The Appalachian Regional Commission, extending from southern New York to central Mississippi and encompassing more than 400 counties, marks its 50th anniversary this year, one of the enduring programs of President Lyndon Johnson’s Great Society agenda.
The ARC, as it is generally known, isn’t the same agency as when it began but it remains focused on quality of life issues beginning with a rebuilding and strengthening of economic foundations in innovative federal-state-private-sector partnerships.
Education, health care and transportation (through the Appalachian Development Highway Program) remain concerns.
It is one of the rare agencies that thrives even though it has of necessity had to get by on less money over time and with some narrowing of its scope.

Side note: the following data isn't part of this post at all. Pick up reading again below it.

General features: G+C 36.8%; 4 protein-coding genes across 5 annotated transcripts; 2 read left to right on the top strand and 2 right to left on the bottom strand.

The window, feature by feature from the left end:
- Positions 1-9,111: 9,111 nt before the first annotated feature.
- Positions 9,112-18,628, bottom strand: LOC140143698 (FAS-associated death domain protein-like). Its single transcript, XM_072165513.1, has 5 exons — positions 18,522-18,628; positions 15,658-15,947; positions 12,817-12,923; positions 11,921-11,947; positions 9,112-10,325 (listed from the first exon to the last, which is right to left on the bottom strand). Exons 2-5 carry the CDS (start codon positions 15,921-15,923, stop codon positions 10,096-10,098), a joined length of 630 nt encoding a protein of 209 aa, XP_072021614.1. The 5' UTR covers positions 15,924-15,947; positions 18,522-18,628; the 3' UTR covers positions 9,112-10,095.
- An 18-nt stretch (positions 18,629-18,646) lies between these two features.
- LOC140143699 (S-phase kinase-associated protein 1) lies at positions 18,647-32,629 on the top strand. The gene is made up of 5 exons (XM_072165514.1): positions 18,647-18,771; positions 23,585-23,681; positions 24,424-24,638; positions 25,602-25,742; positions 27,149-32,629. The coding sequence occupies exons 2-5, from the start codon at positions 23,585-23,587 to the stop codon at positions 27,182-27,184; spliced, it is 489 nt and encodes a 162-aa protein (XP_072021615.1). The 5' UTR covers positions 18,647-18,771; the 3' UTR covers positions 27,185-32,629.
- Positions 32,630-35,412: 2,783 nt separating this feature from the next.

The funding in Fiscal Year 2015 is $68.2 million, which does not include Appalachian highway funds.
ARC’s role could be enhanced under a bipartisan proposal from five ARC-region senators, including Republican Roger Wicker of Mississippi.
Wicker, Ben Cardin, D-Md., Shelley Moore Capito, R-W.Va., and Kristen Gillibrand, D-N.Y., introduced legislation last week to reauthorize the Appalachian Regional Commission for five years, via Senate Bill 863, at $100 million annually, including $10 million a year to improve rural broadband services.